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Challenge: NICU Parenting

The NICU has no guidebook

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Our son was born at 33 weeks and while he was large for his gestational age (5lbs 10oz) he ended up spending 50 days in the NICU. With him being early, we anticipated he might have some NICU time, but nothing could prepare us for the long road ahead. We immediately became preemie parents without any former knowledge and no guidebook to lead the way. Here are a few things I wish I had known before our baby was born.

Moms are healing too

What many don’t realize is that many moms, not just the babies, enter the NICU world in need of care and repair. For me, I had just battled through months of pregnancy with the condition placenta previa, where the placenta is covering the cervix and puts the mom at risk of many complications including preterm labor and bleeding. Week after week I lived with a very real, life threatening diagnosis, a constant worry of hemorrhaging or delivering early. A feeling that your life or the life of your baby is in danger. While my delivery, although 7 weeks early, went as smoothly as it could, I was bringing all of these overwhelming feelings as well as the physical pain with me into my new baby’s world. The kindness and compassion from the nurses helped me in a time where I felt broken and unable to fully care for my baby. That being said, I also had to remember to take care of myself. Not push too hard physically, get a good night sleep when possible and not spend every waking moment hovering over the NICU bed. That being said…

There is no ‘right’ amount of time to spend in the NICU

When our son first entered the NICU, I was recovering from a c-section. Per doctors orders I was advised not to spend too much time out and about for the first few weeks. Keeping the visits short were difficult but I knew it was best for my recovery and for our new baby to get the care and rest he needed. As weeks went by and I started to feel ‘normal,’ I also began to notice that I was wrestling with how much time I should spend in the NICU. We had a toddler at home and life was still chugging along outside the hospital. Of course, I would have loved to have been at his bedside 24/7, but this was simply not realistic. Finding a balance between being at home and being in the NICU was not easy and I never felt like what I was doing was enough on either front. I wish I had trusted that I was doing my best, I was juggling all that had been thrown at me, and ultimately I cared deeply for my baby, whether or not I was constantly by his side.

Fight for the best care for you baby

I was very fortunate to have excellent care for my baby in which I completely trusted our doctors and nurses. That being said, after a couple weeks in the NICU, I also trusted that no one knew my baby better than me. I was the one there day in and day out, helping with feedings, following his progress and seeing his setbacks. It’s a tough road to navigate but when I didn’t feel comfortable with something, I had to learn to speak up and at least express my opinion. Being involved with your baby’s care and knowing that you have a right to highlight any concerns is critical. Ask questions and don’t feel like you can’t have a voice in your baby’s care.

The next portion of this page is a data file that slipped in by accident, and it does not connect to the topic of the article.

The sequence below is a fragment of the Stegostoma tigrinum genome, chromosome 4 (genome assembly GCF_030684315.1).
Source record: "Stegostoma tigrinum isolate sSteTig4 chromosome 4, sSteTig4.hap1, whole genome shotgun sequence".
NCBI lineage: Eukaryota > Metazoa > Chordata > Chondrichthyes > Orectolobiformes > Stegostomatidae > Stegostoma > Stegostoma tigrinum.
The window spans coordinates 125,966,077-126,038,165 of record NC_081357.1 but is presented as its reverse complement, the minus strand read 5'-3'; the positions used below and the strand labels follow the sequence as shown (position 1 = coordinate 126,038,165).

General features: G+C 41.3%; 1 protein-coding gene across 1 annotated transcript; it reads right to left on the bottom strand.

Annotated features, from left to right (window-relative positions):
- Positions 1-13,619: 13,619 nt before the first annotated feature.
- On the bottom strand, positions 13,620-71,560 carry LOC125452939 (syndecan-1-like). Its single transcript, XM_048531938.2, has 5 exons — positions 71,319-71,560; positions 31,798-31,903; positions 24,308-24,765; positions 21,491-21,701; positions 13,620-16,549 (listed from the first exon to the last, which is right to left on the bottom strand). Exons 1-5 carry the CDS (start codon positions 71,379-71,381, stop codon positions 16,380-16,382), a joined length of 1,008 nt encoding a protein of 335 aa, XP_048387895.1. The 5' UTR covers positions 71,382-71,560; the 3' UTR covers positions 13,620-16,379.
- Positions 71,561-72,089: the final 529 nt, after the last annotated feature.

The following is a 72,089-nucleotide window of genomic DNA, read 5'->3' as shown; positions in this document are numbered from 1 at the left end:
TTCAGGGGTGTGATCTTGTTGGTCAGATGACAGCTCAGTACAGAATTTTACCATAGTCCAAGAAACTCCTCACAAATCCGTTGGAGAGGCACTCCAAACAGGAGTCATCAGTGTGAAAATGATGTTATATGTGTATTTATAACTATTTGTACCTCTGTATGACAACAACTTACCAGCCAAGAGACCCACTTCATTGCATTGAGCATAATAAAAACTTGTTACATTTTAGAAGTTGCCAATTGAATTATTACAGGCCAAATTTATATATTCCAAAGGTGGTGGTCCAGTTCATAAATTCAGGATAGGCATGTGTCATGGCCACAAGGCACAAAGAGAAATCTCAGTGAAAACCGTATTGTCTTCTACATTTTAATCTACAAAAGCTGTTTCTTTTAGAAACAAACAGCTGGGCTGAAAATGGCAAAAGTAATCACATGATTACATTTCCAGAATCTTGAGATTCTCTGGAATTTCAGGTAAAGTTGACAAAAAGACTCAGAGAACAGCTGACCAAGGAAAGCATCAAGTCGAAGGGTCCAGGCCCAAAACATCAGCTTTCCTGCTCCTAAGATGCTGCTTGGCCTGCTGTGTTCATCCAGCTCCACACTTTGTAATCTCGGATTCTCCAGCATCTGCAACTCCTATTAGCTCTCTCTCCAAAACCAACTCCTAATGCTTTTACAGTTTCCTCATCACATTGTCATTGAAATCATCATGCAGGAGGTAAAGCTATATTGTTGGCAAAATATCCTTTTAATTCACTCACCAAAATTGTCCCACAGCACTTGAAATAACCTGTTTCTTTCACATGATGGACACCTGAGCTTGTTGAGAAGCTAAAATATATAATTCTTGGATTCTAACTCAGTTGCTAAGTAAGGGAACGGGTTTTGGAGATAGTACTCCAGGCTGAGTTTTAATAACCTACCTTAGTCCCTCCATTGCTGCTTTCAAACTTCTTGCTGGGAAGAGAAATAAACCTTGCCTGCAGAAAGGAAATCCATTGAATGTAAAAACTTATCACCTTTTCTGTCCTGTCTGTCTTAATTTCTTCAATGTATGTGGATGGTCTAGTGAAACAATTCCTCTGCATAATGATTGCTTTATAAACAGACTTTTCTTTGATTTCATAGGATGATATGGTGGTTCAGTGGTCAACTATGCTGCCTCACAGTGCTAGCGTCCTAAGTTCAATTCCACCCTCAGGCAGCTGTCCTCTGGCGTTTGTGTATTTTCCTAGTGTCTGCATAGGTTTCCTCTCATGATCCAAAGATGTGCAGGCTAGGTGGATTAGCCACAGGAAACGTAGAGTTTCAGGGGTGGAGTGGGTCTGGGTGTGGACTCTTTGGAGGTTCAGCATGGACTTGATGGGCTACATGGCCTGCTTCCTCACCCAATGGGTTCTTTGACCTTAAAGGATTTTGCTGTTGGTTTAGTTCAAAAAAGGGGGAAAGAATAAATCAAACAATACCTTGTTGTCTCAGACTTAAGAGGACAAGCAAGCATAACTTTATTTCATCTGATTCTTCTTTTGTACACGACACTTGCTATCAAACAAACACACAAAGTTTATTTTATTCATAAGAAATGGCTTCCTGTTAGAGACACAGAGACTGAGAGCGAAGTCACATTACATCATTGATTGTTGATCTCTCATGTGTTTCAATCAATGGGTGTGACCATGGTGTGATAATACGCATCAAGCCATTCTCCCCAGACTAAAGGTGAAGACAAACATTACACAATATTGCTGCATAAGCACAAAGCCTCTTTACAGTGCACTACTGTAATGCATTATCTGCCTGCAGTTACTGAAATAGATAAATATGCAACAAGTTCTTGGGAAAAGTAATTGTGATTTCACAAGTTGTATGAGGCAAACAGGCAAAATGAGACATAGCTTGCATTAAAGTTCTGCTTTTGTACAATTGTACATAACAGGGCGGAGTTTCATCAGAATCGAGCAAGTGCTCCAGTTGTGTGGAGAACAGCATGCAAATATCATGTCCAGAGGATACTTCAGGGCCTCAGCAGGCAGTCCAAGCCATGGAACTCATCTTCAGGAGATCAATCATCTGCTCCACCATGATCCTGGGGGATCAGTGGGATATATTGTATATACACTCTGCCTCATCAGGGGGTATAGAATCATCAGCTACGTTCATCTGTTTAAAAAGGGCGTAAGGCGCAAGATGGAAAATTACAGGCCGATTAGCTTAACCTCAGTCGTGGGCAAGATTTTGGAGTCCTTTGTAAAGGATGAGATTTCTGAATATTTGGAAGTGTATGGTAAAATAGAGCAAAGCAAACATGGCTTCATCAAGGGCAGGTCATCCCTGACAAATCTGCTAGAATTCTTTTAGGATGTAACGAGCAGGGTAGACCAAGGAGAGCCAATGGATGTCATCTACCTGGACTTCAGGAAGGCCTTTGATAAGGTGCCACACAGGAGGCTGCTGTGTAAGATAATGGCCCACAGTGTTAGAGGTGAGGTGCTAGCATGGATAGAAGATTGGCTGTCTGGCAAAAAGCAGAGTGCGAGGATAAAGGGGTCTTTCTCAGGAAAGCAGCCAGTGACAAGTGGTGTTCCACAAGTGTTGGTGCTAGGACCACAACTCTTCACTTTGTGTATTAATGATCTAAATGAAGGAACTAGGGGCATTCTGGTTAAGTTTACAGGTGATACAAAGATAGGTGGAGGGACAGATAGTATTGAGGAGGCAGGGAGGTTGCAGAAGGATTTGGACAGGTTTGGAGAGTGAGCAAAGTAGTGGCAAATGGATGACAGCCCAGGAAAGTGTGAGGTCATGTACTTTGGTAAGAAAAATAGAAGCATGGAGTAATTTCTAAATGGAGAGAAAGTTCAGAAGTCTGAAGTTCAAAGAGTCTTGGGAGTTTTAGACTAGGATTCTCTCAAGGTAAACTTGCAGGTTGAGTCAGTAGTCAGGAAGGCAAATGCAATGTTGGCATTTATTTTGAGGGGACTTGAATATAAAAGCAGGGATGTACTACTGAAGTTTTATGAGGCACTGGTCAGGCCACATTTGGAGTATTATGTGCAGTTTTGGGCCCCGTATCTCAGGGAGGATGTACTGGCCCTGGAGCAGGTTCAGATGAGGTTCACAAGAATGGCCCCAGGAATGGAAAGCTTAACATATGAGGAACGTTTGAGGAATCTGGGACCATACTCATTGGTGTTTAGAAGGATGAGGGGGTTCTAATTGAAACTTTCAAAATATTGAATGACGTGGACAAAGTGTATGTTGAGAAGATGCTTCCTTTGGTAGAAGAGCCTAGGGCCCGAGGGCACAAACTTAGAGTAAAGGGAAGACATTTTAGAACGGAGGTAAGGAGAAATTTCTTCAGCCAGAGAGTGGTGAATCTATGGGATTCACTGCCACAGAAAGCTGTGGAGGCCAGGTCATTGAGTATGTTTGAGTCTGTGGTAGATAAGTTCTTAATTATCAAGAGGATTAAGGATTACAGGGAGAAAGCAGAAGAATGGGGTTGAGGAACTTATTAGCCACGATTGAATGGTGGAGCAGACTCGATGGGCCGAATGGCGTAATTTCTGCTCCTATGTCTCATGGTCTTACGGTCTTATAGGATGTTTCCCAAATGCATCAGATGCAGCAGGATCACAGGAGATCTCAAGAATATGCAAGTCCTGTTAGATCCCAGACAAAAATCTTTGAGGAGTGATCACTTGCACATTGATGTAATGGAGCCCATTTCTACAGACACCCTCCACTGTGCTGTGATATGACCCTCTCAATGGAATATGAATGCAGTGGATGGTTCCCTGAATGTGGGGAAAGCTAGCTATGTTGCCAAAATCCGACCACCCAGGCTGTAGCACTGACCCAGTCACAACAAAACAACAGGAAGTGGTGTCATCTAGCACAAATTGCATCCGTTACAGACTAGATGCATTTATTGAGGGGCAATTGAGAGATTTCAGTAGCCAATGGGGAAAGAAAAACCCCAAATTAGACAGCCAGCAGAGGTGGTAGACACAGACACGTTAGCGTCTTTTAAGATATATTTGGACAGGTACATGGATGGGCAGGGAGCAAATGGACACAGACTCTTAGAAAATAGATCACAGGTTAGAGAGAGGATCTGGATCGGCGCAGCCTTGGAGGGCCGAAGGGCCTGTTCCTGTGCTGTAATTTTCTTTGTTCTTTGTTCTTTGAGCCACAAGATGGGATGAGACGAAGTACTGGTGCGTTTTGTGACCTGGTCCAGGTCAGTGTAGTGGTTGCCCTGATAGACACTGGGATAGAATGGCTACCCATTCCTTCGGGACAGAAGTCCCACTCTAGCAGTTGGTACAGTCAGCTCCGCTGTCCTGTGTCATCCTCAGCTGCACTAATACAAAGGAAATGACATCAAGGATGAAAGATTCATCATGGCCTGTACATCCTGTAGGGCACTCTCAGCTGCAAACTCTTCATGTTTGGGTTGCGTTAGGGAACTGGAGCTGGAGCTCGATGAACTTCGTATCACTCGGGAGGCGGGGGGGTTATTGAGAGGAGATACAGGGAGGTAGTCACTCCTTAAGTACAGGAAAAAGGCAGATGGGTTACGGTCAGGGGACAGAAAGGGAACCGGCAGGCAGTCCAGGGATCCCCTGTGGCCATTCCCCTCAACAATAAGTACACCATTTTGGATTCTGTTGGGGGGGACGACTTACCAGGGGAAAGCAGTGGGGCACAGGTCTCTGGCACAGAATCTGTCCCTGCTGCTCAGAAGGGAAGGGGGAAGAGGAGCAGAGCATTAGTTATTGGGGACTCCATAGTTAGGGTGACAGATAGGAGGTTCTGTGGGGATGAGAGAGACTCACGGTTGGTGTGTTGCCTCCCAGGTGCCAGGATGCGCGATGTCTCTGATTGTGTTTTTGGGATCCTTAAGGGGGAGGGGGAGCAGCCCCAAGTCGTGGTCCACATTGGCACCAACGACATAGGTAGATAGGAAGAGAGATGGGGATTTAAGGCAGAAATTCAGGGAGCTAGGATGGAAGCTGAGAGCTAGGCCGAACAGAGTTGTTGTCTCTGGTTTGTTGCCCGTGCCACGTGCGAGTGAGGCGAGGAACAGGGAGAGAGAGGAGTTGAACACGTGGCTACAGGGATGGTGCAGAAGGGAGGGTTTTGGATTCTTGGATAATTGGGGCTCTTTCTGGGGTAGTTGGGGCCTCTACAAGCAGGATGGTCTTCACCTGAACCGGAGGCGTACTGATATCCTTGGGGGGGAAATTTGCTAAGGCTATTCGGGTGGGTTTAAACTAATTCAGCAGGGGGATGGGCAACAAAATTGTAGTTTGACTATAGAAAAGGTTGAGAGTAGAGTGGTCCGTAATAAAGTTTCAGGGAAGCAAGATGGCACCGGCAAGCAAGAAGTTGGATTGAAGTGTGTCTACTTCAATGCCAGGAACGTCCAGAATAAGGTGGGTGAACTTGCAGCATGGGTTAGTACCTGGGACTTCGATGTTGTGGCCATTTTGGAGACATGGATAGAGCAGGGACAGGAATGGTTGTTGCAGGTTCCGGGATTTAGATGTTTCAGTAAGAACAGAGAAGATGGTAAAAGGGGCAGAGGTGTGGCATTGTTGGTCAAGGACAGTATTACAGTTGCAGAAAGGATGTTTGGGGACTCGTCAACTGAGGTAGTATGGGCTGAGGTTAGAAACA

Every baby is different

I remember the first week our son was born and we started to tell some family and friends that while he was doing well, he would be spending some time in the NICU. It seemed as if everyone had known a previous preemie before and they were quick to share their well-meaning support. “My friend’s sister had a 32 week old baby that only spent 8 days in the NICU” “My cousin had a 34 week preemie that went home the same time as mom.” I loved hearing these great successes, until the days kept going by and I started focusing solely on the day count. Why wasn’t my child home yet? How many more days could we handle? Our doctor initially said that we could expect to be in the NICU until baby’s original due date, 46 days. Surely our little whippersnapper would beat that timeline and would be home in no time. Little did we know that not only would the due date would come and go but we would have to patiently wait out 4 more days. These were by far the longest. It wasn’t easy but I would be quick to tell any future NICU mom that every baby is different and you shouldn’t create any expectations for a timeline. Your baby is in the best place for them at the moment and counting days only adds unneeded stress. Don’t count the days, count the progress. Being taken off of oxygen, a few extra grams gained, a couple more mLs at feedings. The little victories of the day-by-day are what really add up.

Ask for Help

Being on bedrest for a month prior to my delivery, I reluctantly learned I needed to ask for help. I have always been stubborn and independent, so this humble lesson helped me even more once our little guy was in the NICU. I always imagined that I was inconveniencing friends or family by reaching out for support; help cleaning, cooking or caring for our toddler. In reality, people enjoy helping. It feeds the soul and brings joy when times are tough. Don’t be afraid to ask for help and don’t feel guilty for needing it. When I started asking for help, I was able to free up more room to focus on my baby and my family at home. There is nothing that can truly prepare you for a NICU stay but reaching out to family, friends and fellow NICU parents will help you along on the difficult journey.


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